Organisers of the Giro d’Italia Internazionale Femminile have announced that the nine-day race will begin with a team time trial in Grosseto, Tuscany. The race was originally scheduled to take place June 26 to July 5, but was moved to September 11-19 as part of the post-COVID-19 revised Women's WorldTour calendar.
"We are by now used to the great sporting events," said the Mayor of Grosseto Antonfrancesco Vivarelli Colonna in a press release. "Our city in these years has become a reference point for national and international events. After athletics and baseball, it's the turn of cycling, so much so that the first pink jersey of the Giro Rosa U.C.I. Women's World Tour 2020 is assigned this year in our beautiful Grosseto.
"A great satisfaction that will require the municipal administration, together with the organizers, a substantial logistical commitment, which we are already working with commitment and dedication, with many sectors involved. Thanks to my Councillor for Sport Fabrizio Rossi who will coordinate the work of the Municipality."
The Giro Rosa has kicked off with a team time trial for the previous three editions Aquileia (2017), Verbania (2018) and Cassano Spinola (2019). This year's opening stage in Grosseto will offer teams a flat 16km team time trial and an opportunity to present the first leader's jersey to set the tone for the nine-day race.
The first team will start at 14:00 local time from the Piazza Dante Alighieri, followed by all the other teams at three-minute intervals. The roads are wide with long straightaways, only interrupted by a few roundabouts and gentle corners. Organisers expect speeds to average 50kph as teams finish along Via Aurelia Antica (CONAD).
"There are great expectations for this sporting event," said Councillor for Sport Fabrizio Rossi. "The organisational machine has already set in motion to host the event, one of the most important on the national cycling scene, with the Sports Office in the front row.
"We will have sportspeople, staff and organizers in the city and, in addition to the aspect of the competition, we will also take care of the reception and promotion of the territory: our city has a lot to offer in this sense and the women's Giro d'Italia is a prestigious showcase that we intend to make the most of it. Important is the teamwork, now consolidated also in past occasions and a model to be repeated in the future."
Annemiek van Vleuten (Mitchelton-Scott), the current road race world champion, won the 2018 and 2019 editions of the Giro Rosa and is expected to make a return for a third consecutive title in September in preparation for the UCI Road World Championships held from September 20-27 in Switzerland.
The world's top riders who are likely to participate in this year's event also include former winner Anna van der Breggen (Boels Dolmans), Cecilie Uttrup Ludwig (FDJ Nouvelle-Aquitaine Futuroscope), Amanda Spratt (Mitchelton-Scott), Lucinda Brand (Trek-Segafredo), Ashleigh Moolman-Pasio and her CCC-Liv teammate Marianne Vos, who won four stages last year.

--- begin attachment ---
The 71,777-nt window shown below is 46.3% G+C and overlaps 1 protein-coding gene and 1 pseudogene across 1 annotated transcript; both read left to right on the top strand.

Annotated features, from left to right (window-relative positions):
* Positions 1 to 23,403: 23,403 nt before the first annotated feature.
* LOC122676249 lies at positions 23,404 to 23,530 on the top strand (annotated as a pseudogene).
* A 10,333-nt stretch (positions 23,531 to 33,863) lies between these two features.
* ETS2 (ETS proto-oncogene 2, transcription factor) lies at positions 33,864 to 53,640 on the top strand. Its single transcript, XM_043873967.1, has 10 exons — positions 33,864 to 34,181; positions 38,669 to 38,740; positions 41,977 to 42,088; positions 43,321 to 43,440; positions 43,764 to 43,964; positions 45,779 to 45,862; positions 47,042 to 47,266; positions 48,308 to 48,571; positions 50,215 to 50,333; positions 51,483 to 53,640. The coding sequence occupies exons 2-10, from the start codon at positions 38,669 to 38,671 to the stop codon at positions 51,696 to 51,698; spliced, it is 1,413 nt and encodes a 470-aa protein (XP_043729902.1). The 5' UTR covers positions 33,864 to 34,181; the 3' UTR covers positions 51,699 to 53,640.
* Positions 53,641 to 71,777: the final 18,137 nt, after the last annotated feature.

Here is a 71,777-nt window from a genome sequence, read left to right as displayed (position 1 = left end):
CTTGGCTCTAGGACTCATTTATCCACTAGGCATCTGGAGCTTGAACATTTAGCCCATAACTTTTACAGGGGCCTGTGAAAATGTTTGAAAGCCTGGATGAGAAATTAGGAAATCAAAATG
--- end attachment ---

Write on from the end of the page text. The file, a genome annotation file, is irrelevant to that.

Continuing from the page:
Organisers haven't yet announced any of the other stages of the official route of the 31st annual Giro Rosa, but it will take place in central and southern Italy. Race director Giuseppi Rivolta has confirmed that 24 teams have been invited to race and he has ensured that the event will take place under strict COVID-19 protocols.
"After never-ending video conferences, sleepless nights and endless hours of studying the health protocols of the UCI, Italian Cycling Federation, Italian Government and Region deliberations, with renewed determination and unchanged enthusiasm, we're proud to represent our cycling event that draws the attention of the whole world," Rivolta said.
"I really want to say thank you to our precious sponsors, technical and commercial partners, local and national institutions, and to all my valuable collaborators, who, during this difficult moment, have chosen to support the Giro Rosa."
Kirsten Frattini is an honours graduate of Kinesiology and Health Science from York University in Toronto, Canada. She has been involved in bike racing from the grassroots level to professional cycling's WorldTour. She has worked in both print and digital publishing, and started with Cyclingnews as a North American Correspondent in 2006. Moving into a Production Editor's role in 2014, she produces and publishes international race coverage for all cycling disciplines, edits news and writes features. Currently the Women's Editor at Cyclingnews, Kirsten coordinates global coverage of races, news, features and podcasts about women's professional cycling.
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